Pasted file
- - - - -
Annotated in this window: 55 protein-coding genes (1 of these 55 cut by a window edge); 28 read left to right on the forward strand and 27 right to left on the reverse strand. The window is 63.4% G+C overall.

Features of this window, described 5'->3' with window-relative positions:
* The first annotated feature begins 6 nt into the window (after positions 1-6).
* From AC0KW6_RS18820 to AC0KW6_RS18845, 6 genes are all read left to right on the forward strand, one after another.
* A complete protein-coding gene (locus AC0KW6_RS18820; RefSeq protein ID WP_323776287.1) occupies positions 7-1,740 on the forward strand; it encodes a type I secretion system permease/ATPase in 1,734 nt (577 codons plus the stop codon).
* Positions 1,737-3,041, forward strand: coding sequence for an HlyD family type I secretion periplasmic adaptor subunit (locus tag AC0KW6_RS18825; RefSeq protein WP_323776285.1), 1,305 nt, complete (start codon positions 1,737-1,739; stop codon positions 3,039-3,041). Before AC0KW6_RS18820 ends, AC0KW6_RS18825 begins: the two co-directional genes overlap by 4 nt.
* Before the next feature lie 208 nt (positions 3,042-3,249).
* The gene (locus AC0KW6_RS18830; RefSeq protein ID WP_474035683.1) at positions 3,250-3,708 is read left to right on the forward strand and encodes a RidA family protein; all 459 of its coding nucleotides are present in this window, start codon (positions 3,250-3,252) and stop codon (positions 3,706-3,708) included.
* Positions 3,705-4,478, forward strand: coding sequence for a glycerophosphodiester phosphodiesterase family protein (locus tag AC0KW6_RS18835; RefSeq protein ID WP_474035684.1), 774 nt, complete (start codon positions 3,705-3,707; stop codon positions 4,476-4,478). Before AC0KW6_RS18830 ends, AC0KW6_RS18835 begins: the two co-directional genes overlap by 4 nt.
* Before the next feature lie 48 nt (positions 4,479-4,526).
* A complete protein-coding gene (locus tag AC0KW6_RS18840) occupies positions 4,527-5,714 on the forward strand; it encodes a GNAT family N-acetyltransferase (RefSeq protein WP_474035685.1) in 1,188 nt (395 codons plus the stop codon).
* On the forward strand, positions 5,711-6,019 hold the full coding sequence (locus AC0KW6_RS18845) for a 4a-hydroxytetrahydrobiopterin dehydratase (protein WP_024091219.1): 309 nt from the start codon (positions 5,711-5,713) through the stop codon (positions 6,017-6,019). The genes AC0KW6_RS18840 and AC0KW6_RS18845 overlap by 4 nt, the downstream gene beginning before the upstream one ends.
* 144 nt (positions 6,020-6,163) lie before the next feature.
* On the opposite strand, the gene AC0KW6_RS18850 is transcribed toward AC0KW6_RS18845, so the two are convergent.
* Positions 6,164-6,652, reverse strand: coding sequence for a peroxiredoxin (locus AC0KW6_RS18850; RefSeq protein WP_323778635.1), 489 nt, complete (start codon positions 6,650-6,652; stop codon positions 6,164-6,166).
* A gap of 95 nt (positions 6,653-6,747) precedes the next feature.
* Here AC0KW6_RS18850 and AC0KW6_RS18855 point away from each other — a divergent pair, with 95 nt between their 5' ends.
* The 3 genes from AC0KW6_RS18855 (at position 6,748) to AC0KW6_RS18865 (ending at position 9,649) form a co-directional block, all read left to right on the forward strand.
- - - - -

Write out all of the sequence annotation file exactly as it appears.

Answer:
Annotated in this window: 55 protein-coding genes (1 of these 55 cut by a window edge); 28 read left to right on the forward strand and 27 right to left on the reverse strand. The window is 63.4% G+C overall.

Features of this window, described 5'->3' with window-relative positions:
* The first annotated feature begins 6 nt into the window (after positions 1-6).
* From AC0KW6_RS18820 to AC0KW6_RS18845, 6 genes are all read left to right on the forward strand, one after another.
* A complete protein-coding gene (locus AC0KW6_RS18820; RefSeq protein ID WP_323776287.1) occupies positions 7-1,740 on the forward strand; it encodes a type I secretion system permease/ATPase in 1,734 nt (577 codons plus the stop codon).
* Positions 1,737-3,041, forward strand: coding sequence for an HlyD family type I secretion periplasmic adaptor subunit (locus tag AC0KW6_RS18825; RefSeq protein WP_323776285.1), 1,305 nt, complete (start codon positions 1,737-1,739; stop codon positions 3,039-3,041). Before AC0KW6_RS18820 ends, AC0KW6_RS18825 begins: the two co-directional genes overlap by 4 nt.
* Before the next feature lie 208 nt (positions 3,042-3,249).
* The gene (locus AC0KW6_RS18830; RefSeq protein ID WP_474035683.1) at positions 3,250-3,708 is read left to right on the forward strand and encodes a RidA family protein; all 459 of its coding nucleotides are present in this window, start codon (positions 3,250-3,252) and stop codon (positions 3,706-3,708) included.
* Positions 3,705-4,478, forward strand: coding sequence for a glycerophosphodiester phosphodiesterase family protein (locus tag AC0KW6_RS18835; RefSeq protein ID WP_474035684.1), 774 nt, complete (start codon positions 3,705-3,707; stop codon positions 4,476-4,478). Before AC0KW6_RS18830 ends, AC0KW6_RS18835 begins: the two co-directional genes overlap by 4 nt.
* Before the next feature lie 48 nt (positions 4,479-4,526).
* A complete protein-coding gene (locus tag AC0KW6_RS18840) occupies positions 4,527-5,714 on the forward strand; it encodes a GNAT family N-acetyltransferase (RefSeq protein WP_474035685.1) in 1,188 nt (395 codons plus the stop codon).
* On the forward strand, positions 5,711-6,019 hold the full coding sequence (locus AC0KW6_RS18845) for a 4a-hydroxytetrahydrobiopterin dehydratase (protein WP_024091219.1): 309 nt from the start codon (positions 5,711-5,713) through the stop codon (positions 6,017-6,019). The genes AC0KW6_RS18840 and AC0KW6_RS18845 overlap by 4 nt, the downstream gene beginning before the upstream one ends.
* 144 nt (positions 6,020-6,163) lie before the next feature.
* On the opposite strand, the gene AC0KW6_RS18850 is transcribed toward AC0KW6_RS18845, so the two are convergent.
* Positions 6,164-6,652, reverse strand: coding sequence for a peroxiredoxin (locus AC0KW6_RS18850; RefSeq protein WP_323778635.1), 489 nt, complete (start codon positions 6,650-6,652; stop codon positions 6,164-6,166).
* A gap of 95 nt (positions 6,653-6,747) precedes the next feature.
* Here AC0KW6_RS18850 and AC0KW6_RS18855 point away from each other — a divergent pair, with 95 nt between their 5' ends.
* The 3 genes from AC0KW6_RS18855 (at position 6,748) to AC0KW6_RS18865 (ending at position 9,649) form a co-directional block, all read left to right on the forward strand.